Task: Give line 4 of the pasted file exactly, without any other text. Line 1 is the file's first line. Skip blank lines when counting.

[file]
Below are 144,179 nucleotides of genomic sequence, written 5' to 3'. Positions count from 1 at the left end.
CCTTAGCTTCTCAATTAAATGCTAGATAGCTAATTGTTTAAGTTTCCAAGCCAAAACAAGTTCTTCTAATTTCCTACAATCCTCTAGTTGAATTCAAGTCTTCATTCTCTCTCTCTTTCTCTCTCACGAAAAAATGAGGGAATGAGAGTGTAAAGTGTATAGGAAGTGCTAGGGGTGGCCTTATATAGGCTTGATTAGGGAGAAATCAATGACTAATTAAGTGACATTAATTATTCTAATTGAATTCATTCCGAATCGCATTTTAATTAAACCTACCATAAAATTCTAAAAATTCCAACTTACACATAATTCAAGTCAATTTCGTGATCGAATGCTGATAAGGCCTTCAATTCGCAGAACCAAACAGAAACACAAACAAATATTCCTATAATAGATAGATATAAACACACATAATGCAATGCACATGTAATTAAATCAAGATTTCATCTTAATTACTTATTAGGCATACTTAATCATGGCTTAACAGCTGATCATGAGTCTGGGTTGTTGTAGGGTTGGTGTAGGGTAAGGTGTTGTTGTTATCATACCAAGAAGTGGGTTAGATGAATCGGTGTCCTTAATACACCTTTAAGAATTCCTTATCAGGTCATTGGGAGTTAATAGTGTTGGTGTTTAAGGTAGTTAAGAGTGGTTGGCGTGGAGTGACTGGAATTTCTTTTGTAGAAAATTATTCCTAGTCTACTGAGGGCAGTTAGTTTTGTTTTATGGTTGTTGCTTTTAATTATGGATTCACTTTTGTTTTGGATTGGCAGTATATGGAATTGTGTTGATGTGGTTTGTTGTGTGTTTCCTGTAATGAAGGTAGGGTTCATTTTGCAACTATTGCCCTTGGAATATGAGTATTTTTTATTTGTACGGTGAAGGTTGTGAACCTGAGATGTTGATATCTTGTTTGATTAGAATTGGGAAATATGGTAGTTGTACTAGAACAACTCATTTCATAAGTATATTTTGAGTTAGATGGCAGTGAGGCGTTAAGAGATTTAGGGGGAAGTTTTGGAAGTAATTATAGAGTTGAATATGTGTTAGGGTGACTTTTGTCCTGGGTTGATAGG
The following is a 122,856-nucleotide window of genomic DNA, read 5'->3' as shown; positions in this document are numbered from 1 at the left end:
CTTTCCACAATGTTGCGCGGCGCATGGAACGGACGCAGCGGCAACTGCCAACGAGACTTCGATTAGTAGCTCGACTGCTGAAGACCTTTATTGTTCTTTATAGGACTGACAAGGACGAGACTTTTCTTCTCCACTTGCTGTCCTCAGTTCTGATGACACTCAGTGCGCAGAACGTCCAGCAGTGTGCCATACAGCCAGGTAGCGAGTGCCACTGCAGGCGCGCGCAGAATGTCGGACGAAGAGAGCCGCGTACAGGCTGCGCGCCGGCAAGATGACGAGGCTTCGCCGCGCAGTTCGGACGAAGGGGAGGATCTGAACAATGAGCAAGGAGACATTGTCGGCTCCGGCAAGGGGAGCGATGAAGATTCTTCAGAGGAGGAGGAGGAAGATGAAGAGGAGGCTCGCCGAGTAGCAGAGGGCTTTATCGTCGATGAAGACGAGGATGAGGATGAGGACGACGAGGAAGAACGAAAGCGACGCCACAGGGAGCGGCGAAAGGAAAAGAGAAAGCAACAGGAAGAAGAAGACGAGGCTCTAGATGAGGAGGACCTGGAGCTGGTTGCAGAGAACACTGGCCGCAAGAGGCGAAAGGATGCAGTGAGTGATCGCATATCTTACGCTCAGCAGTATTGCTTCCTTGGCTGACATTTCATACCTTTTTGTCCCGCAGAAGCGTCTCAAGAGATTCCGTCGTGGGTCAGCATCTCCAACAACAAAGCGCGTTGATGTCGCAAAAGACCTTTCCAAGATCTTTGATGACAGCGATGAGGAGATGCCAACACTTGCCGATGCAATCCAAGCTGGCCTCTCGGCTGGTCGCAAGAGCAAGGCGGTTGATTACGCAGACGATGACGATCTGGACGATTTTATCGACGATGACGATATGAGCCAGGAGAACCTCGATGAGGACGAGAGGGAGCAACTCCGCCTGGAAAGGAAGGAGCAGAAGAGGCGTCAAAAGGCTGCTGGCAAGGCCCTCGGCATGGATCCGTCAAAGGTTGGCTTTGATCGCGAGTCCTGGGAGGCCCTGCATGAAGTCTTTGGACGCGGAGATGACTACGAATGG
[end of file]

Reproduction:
CTTTCCACAATGTTGCGCGGCGCATGGAACGGACGCAGCGGCAACTGCCAACGAGACTTCGATTAGTAGCTCGACTGCTGAAGACCTTTATTGTTCTTTATAGGACTGACAAGGACGAGACTTTTCTTCTCCACTTGCTGTCCTCAGTTCTGATGACACTCAGTGCGCAGAACGTCCAGCAGTGTGCCATACAGCCAGGTAGCGAGTGCCACTGCAGGCGCGCGCAGAATGTCGGACGAAGAGAGCCGCGTACAGGCTGCGCGCCGGCAAGATGACGAGGCTTCGCCGCGCAGTTCGGACGAAGGGGAGGATCTGAACAATGAGCAAGGAGACATTGTCGGCTCCGGCAAGGGGAGCGATGAAGATTCTTCAGAGGAGGAGGAGGAAGATGAAGAGGAGGCTCGCCGAGTAGCAGAGGGCTTTATCGTCGATGAAGACGAGGATGAGGATGAGGACGACGAGGAAGAACGAAAGCGACGCCACAGGGAGCGGCGAAAGGAAAAGAGAAAGCAACAGGAAGAAGAAGACGAGGCTCTAGATGAGGAGGACCTGGAGCTGGTTGCAGAGAACACTGGCCGCAAGAGGCGAAAGGATGCAGTGAGTGATCGCATATCTTACGCTCAGCAGTATTGCTTCCTTGGCTGACATTTCATACCTTTTTGTCCCGCAGAAGCGTCTCAAGAGATTCCGTCGTGGGTCAGCATCTCCAACAACAAAGCGCGTTGATGTCGCAAAAGACCTTTCCAAGATCTTTGATGACAGCGATGAGGAGATGCCAACACTTGCCGATGCAATCCAAGCTGGCCTCTCGGCTGGTCGCAAGAGCAAGGCGGTTGATTACGCAGACGATGACGATCTGGACGATTTTATCGACGATGACGATATGAGCCAGGAGAACCTCGATGAGGACGAGAGGGAGCAACTCCGCCTGGAAAGGAAGGAGCAGAAGAGGCGTCAAAAGGCTGCTGGCAAGGCCCTCGGCATGGATCCGTCAAAGGTTGGCTTTGATCGCGAGTCCTGGGAGGCCCTGCATGAAGTCTTTGGACGCGGAGATGACTACGAATGG